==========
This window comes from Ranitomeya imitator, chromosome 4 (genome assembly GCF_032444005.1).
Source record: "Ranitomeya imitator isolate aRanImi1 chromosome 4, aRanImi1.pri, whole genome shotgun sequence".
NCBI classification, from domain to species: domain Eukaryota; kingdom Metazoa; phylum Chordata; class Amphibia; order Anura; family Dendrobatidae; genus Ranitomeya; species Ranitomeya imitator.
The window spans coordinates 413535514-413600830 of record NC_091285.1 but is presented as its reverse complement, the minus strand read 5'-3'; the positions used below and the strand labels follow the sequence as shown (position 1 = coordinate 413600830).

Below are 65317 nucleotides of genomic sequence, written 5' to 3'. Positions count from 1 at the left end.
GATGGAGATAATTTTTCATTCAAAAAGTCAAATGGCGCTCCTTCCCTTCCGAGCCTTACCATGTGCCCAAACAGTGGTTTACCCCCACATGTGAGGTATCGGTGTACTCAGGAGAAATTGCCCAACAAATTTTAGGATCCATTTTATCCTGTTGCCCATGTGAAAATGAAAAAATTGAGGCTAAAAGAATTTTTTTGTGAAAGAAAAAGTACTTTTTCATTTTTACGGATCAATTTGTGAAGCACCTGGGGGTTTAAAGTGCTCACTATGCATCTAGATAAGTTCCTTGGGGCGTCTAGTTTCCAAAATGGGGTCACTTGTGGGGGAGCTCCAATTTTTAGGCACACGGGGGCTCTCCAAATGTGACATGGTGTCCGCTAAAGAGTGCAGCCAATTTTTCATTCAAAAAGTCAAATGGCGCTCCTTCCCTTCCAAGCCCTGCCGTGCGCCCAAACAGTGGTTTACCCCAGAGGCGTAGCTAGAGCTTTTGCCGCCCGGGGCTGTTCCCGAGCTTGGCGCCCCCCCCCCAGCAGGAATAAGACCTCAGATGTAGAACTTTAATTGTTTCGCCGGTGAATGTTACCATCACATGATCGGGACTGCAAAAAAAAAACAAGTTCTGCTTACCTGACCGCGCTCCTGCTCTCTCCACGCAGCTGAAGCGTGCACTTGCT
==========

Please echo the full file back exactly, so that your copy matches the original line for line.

This window comes from Ranitomeya imitator, chromosome 4 (genome assembly GCF_032444005.1).
Source record: "Ranitomeya imitator isolate aRanImi1 chromosome 4, aRanImi1.pri, whole genome shotgun sequence".
NCBI classification, from domain to species: domain Eukaryota; kingdom Metazoa; phylum Chordata; class Amphibia; order Anura; family Dendrobatidae; genus Ranitomeya; species Ranitomeya imitator.
The window spans coordinates 413535514-413600830 of record NC_091285.1 but is presented as its reverse complement, the minus strand read 5'-3'; the positions used below and the strand labels follow the sequence as shown (position 1 = coordinate 413600830).

Below are 65317 nucleotides of genomic sequence, written 5' to 3'. Positions count from 1 at the left end.
GATGGAGATAATTTTTCATTCAAAAAGTCAAATGGCGCTCCTTCCCTTCCGAGCCTTACCATGTGCCCAAACAGTGGTTTACCCCCACATGTGAGGTATCGGTGTACTCAGGAGAAATTGCCCAACAAATTTTAGGATCCATTTTATCCTGTTGCCCATGTGAAAATGAAAAAATTGAGGCTAAAAGAATTTTTTTGTGAAAGAAAAAGTACTTTTTCATTTTTACGGATCAATTTGTGAAGCACCTGGGGGTTTAAAGTGCTCACTATGCATCTAGATAAGTTCCTTGGGGCGTCTAGTTTCCAAAATGGGGTCACTTGTGGGGGAGCTCCAATTTTTAGGCACACGGGGGCTCTCCAAATGTGACATGGTGTCCGCTAAAGAGTGCAGCCAATTTTTCATTCAAAAAGTCAAATGGCGCTCCTTCCCTTCCAAGCCCTGCCGTGCGCCCAAACAGTGGTTTACCCCAGAGGCGTAGCTAGAGCTTTTGCCGCCCGGGGCTGTTCCCGAGCTTGGCGCCCCCCCCCCAGCAGGAATAAGACCTCAGATGTAGAACTTTAATTGTTTCGCCGGTGAATGTTACCATCACATGATCGGGACTGCAAAAAAAAAACAAGTTCTGCTTACCTGACCGCGCTCCTGCTCTCTCCACGCAGCTGAAGCGTGCACTTGCT